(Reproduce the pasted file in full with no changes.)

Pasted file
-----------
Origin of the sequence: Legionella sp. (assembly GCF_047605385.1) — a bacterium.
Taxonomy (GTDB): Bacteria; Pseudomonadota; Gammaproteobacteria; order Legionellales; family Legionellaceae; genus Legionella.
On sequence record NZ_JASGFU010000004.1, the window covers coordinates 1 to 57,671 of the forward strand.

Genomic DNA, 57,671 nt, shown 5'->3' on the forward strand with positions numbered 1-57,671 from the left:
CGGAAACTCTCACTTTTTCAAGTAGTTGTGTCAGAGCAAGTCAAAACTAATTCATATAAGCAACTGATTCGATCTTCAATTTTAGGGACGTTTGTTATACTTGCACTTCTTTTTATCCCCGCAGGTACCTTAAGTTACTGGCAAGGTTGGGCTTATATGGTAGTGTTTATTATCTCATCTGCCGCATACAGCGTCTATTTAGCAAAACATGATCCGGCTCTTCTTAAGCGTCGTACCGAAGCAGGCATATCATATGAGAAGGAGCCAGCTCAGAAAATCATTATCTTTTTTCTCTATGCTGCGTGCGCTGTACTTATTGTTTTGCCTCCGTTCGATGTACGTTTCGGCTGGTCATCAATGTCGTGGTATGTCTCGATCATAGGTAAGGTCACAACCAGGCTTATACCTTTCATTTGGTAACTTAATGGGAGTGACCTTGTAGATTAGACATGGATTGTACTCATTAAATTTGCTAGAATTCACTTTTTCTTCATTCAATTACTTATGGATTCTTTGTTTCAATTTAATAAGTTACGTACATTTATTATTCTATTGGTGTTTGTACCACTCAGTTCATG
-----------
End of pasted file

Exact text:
Origin of the sequence: Legionella sp. (assembly GCF_047605385.1) — a bacterium.
Taxonomy (GTDB): Bacteria; Pseudomonadota; Gammaproteobacteria; order Legionellales; family Legionellaceae; genus Legionella.
On sequence record NZ_JASGFU010000004.1, the window covers coordinates 1 to 57,671 of the forward strand.

Genomic DNA, 57,671 nt, shown 5'->3' on the forward strand with positions numbered 1-57,671 from the left:
CGGAAACTCTCACTTTTTCAAGTAGTTGTGTCAGAGCAAGTCAAAACTAATTCATATAAGCAACTGATTCGATCTTCAATTTTAGGGACGTTTGTTATACTTGCACTTCTTTTTATCCCCGCAGGTACCTTAAGTTACTGGCAAGGTTGGGCTTATATGGTAGTGTTTATTATCTCATCTGCCGCATACAGCGTCTATTTAGCAAAACATGATCCGGCTCTTCTTAAGCGTCGTACCGAAGCAGGCATATCATATGAGAAGGAGCCAGCTCAGAAAATCATTATCTTTTTTCTCTATGCTGCGTGCGCTGTACTTATTGTTTTGCCTCCGTTCGATGTACGTTTCGGCTGGTCATCAATGTCGTGGTATGTCTCGATCATAGGTAAGGTCACAACCAGGCTTATACCTTTCATTTGGTAACTTAATGGGAGTGACCTTGTAGATTAGACATGGATTGTACTCATTAAATTTGCTAGAATTCACTTTTTCTTCATTCAATTACTTATGGATTCTTTGTTTCAATTTAATAAGTTACGTACATTTATTATTCTATTGGTGTTTGTACCACTCAGTTCATG